Innovation and market disruption can be powerful forces for economic growth. But government involvement in the market tends to be a force against disruption, and hence a force against innovation. The drive to protect the dominant companies – often justified in the name of job preservation — prevents success for companies that offer better, cheaper, or different products or services.
The European Union received a frank lesson in these economic truths when it brought Ryanair CEO Michael O’Leary to speak at its recent innovation convention. In a rousing and thoroughly entertaining speech and subsequent Q&A, O’Leary roasted the European Commission’s attempts to protect Europe’s major airlines, often at the expense of innovation in the industry.
“This is the first time I think that I or Ryanair have ever been invited to a conference by the European Union,” O’Leary jibed, “because as most of you know, the European Union spends most of its time either suing me, torturing me, criticizing me, or condemning me for lowering the cost of air travel all over Europe.”
Ryanair is renowned in Europe for its low-cost flights, and its unconventional pricing structures. The airline was the first on the continent to charge for checked baggage. It has even begun charging passengers for the use of in-flight restrooms.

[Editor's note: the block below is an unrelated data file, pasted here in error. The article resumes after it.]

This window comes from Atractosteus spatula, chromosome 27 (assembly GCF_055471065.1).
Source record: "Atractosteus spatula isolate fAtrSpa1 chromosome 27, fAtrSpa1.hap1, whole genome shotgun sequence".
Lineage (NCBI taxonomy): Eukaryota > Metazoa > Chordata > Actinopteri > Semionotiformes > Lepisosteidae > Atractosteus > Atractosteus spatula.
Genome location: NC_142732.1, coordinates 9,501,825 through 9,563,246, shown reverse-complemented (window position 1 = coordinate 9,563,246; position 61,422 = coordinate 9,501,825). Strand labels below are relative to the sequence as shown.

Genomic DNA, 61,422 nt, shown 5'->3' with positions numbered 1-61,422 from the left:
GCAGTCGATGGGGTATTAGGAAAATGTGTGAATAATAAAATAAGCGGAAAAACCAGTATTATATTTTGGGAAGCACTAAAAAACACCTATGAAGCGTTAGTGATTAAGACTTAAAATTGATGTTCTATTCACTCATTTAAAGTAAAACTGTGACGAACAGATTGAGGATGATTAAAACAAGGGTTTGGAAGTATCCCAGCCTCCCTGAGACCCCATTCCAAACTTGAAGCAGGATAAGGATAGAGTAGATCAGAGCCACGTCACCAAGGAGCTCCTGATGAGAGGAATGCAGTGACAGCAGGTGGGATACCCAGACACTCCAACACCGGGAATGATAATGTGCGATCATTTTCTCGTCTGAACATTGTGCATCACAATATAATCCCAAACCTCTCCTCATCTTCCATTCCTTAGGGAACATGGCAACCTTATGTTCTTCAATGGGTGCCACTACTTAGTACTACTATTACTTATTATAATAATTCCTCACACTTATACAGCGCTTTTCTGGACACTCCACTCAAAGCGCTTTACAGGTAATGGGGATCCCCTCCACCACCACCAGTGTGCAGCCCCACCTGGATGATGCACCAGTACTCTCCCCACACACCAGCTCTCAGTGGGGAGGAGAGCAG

But O’Leary insists that the company satisfies customer demand by providing the cheapest flights around. An average 1.5 hour flight across Europe costs a Ryanair passenger 50 euros, or about $65. Large competitors such as Air France and British Airways charge six to seven times that amount, O’Leary noted.
“Lower prices beats higher prices every time,” adding yet another jibe at the commission’s taxpayer-funded junkets on Europe’s more expensive airlines.
O’Leary also touched on a hot-button political issue in the emissions taxation scheme that would tax airlines, both European-owned and from other nations, for their carbon emissions, calling it “a complete load of bloody nonsense.” He noted that Europe’s exclusive participation in the scheme would preclude any real effect on the environment, while still imposing costs on European airlines and consumers. “At a time of deep recession,” O’Leary said, “only the European Commission could invent something as stupid as this.”
Check out the videos of the presentation and the Q&A below: